sourceWriter.outdent( );
            sourceWriter.println( "}" );
            sourceWriter.outdent( );
            sourceWriter.println( );
        }
        sourceWriter.indent();
        sourceWriter.println("return (T) null;");
        sourceWriter.outdent();
        sourceWriter.println();
        sourceWriter.println("}");
        sourceWriter.outdent( );
        sourceWriter.println( );
    }
}

This should generate the factory class ReflectionGenerator in your workspace, check the generated file and tweak the source writer code to generate the code you desire.

Usage GWT.create( Reflection.class ).instantiate( YourClass.class );

I have used a marker interface 'MarkerInterface' in the generator to restrict the number of classes supported by the factory, hence as a result all the participating classes must implement 'MarkerInterface'

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Thanks a lot.If you can post the sample code it will be very useful for me as well as other users. –  DonX Jul 5 '10 at 12:01
    
I have edited my response to post a skeletal code demonstrating use of binding. Please go through, and pardon me if you happen to chance upon a compilation error or two, I haven't run the code through the compiler. Am too lazy for that :P –  Ashwin Prabhu Jul 12 '10 at 10:17

GWT.create( Reflection.class ).instantiate( YourClass.class );

Why don't you use then just GWT.create( YourClass.class ); ?

Maybe you ment GWT.create( Reflection.class ).instantiate( "YourClass" );

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Here is well tested, commented and slightly refactored version of Ashwin Prabhu's code:

https://bitbucket.org/espinosa/z025-gwt-maven-alternative-setup/src/d35a3fb7e627b5598fb763f480e3f76932cf4232/src/main/java/my/code/z025/util/ClassFromStringFactoryGenerator.java?at=master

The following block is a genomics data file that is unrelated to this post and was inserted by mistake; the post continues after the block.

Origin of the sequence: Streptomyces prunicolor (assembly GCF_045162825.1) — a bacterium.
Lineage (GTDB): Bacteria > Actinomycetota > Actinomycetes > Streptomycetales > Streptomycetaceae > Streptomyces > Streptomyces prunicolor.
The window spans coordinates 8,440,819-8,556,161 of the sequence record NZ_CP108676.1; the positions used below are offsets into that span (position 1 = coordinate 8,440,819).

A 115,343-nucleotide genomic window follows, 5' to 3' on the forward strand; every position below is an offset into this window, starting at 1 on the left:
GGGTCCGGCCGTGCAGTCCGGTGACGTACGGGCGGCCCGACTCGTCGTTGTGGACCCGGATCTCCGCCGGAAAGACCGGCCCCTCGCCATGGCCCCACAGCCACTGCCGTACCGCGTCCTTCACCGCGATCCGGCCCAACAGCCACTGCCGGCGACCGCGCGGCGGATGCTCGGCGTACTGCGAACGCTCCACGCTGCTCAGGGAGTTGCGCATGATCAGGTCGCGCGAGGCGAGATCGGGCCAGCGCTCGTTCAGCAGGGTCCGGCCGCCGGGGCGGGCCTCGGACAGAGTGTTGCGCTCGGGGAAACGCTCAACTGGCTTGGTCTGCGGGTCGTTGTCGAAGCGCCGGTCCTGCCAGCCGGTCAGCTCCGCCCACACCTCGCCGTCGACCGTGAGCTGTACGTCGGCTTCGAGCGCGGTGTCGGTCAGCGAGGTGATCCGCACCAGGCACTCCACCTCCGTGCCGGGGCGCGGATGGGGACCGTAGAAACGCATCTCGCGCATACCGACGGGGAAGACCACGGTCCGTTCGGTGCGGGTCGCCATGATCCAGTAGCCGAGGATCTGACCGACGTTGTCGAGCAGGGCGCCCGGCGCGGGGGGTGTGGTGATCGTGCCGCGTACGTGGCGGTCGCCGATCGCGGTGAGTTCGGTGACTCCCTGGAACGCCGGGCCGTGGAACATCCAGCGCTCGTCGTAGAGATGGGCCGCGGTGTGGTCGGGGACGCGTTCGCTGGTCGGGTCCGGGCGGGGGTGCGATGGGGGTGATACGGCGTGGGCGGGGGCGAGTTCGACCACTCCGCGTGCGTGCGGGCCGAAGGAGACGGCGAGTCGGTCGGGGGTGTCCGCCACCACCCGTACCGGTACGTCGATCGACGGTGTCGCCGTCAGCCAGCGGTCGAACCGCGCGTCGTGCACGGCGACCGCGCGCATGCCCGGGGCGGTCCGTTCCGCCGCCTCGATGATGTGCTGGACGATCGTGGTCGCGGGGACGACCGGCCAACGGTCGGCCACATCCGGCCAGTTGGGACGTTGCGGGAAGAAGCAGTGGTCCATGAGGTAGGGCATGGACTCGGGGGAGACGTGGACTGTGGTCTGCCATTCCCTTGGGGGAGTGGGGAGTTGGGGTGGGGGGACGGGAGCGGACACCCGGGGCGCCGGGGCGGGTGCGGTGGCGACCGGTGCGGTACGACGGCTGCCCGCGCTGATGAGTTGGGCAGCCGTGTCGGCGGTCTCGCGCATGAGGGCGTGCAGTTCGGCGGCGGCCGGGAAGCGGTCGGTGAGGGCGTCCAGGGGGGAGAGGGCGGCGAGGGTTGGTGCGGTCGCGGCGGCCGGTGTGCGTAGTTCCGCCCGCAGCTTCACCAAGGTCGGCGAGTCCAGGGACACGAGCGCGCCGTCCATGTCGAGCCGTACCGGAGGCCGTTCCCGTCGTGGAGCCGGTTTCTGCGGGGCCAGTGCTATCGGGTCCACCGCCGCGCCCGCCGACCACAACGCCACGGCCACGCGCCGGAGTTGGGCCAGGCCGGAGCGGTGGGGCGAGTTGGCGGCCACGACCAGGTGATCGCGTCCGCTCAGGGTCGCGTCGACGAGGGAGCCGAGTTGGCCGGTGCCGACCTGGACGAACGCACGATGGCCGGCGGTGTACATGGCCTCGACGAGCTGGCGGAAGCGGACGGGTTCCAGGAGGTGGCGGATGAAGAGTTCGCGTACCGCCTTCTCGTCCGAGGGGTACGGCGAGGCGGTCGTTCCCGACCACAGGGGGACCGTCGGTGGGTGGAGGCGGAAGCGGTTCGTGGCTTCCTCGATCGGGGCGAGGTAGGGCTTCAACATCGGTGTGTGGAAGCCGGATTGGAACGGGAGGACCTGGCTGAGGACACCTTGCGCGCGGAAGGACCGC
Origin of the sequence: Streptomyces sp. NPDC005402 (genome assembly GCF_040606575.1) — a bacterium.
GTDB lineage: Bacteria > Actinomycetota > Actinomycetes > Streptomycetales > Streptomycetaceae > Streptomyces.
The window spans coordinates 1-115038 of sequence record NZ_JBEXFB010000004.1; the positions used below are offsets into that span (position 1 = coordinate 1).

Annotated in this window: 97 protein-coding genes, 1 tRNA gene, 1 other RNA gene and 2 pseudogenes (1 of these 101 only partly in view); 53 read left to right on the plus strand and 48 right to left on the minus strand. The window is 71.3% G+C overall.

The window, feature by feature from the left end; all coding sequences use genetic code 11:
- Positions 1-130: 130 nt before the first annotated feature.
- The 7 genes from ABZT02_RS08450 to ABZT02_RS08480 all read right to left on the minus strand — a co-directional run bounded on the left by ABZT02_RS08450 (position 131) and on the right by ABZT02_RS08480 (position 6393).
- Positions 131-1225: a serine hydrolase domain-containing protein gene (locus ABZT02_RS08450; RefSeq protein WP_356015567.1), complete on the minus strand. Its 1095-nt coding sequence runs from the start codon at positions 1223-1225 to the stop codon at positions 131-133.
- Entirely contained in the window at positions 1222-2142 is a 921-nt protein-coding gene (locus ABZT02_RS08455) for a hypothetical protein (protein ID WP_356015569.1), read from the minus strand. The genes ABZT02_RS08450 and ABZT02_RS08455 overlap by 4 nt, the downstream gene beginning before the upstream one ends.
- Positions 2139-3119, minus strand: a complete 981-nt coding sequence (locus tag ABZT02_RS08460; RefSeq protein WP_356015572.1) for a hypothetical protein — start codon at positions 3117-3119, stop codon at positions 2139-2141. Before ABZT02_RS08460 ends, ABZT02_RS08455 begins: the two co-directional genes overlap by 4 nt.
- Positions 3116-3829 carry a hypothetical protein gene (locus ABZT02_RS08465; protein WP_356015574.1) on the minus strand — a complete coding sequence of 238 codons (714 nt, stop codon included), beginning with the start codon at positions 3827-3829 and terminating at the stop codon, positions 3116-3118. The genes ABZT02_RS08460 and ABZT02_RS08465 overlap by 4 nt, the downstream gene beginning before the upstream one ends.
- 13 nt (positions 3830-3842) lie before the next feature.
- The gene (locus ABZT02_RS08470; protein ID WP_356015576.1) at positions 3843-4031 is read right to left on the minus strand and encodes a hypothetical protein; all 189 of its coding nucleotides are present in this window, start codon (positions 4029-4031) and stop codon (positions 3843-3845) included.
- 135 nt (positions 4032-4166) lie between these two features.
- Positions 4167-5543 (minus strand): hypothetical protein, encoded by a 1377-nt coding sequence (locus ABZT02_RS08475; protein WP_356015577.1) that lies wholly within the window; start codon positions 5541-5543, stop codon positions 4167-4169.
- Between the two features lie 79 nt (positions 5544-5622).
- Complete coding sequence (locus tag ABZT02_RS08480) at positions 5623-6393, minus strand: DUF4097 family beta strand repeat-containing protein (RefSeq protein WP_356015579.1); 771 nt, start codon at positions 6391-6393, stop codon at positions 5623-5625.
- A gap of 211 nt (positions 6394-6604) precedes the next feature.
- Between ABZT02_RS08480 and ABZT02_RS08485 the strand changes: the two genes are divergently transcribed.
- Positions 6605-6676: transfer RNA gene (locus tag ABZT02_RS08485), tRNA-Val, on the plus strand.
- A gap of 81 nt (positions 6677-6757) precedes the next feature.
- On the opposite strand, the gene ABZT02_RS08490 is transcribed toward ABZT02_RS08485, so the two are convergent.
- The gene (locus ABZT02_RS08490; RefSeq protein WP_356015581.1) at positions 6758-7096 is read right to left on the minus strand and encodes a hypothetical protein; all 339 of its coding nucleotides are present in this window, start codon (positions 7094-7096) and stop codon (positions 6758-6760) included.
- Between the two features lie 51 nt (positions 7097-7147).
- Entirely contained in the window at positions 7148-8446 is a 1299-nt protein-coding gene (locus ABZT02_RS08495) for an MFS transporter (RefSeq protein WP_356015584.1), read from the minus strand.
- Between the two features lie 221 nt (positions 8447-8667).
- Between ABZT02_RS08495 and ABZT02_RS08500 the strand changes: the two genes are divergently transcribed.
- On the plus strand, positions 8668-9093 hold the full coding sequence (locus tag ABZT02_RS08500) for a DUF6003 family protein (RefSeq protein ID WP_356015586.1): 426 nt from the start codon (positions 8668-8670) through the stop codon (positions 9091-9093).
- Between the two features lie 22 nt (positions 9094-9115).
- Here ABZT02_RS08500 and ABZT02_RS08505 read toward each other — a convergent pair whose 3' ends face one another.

Example of usage:

String targetEntryPointClass = "my.code.client.Sample3";
ClassFromStringFactory classFromStringFactory = GWT.create(ClassFromStringFactory.class);
Object targetEntryPointInstance = classFromStringFactory.instantiate(targetEntryPointClass);
if (targetEntryPointInstance == null) {
      // throw some exception
}
if (targetEntryPointInstance instanceof EntryPoint) {
      ((EntryPoint) targetEntryPointInstance).onModuleLoad();
} else {
      // throw some exception
}

See full source code: https://bitbucket.org/espinosa/z025-gwt-maven-alternative-setup/src/d35a3fb7e627b5598fb763f480e3f76932cf4232/src/main/java/my/code/z025/client/Dispatcher.java?at=master

In my project, I use GWT's own EntryPoint as marker interface. This enables me to run arbitrary EntryPoint just via URL: http://localhost:8080/my.code.client.Sample3; the Dispatcher EntryPoint instantiates my.code.client.Sample3 via my ClassFromStringFactory. Only Dispatcher Entry Point is configured in GWT module descriptor and the deferred binding, everything else is dynamic.

For curious, here is what GWT (Code Server in DevMode or Compiler for production mode) generates, content of my ClassFromStringFactoryImpl:

package my.code.client.reflection;

public class ClassFromStringFactoryImpl implements ClassFromStringFactory {
  public ClassFromStringFactoryImpl( ) {}

  public Object instantiate(String className) {
    if (className == null) {
      return null
    }
    else if (className.equals("my.code.client.Sample1")) {
      return new my.code.client.Sample1( );
    }
    else if (className.equals("my.code.client.Sample2")) {
      return new my.code.client.Sample2( );
    }
    ..and so on, 3 same lines per every supported type
    return null;
  }
}

In temporary file like: C:\Users\espinosa\AppData\Local\Temp\my.code.client.reflection.ClassFromStringFactoryImpl4245548251877324156.java. Note: this file is generated only in case of failure, not on successful compilation

As you can see, it is no real introspection. Deferred binding does not do any special magic. Similar Java code can be generated by a Velocity template as a part of Maven build or special tools like XText, APT-Jelly. Using GWT's Generator is just a convenience.

It is important to limit number of "supported" classes, otherwise the generated ClassFromStringFactoryImpl would be too huge, impractically huge or even exceeding limits on Java class. Some sort of filtering is necessary, marking interface is just one option, others are marking annotation (see GWT's JClassType#getAnnotation(Class)) or only selected packages. In any case, ensure that number of supported classes by this "reflection" does not exceeds magnitude of hundreds.

Many thanks Ashwin Prabhu for pointing me to the right direction.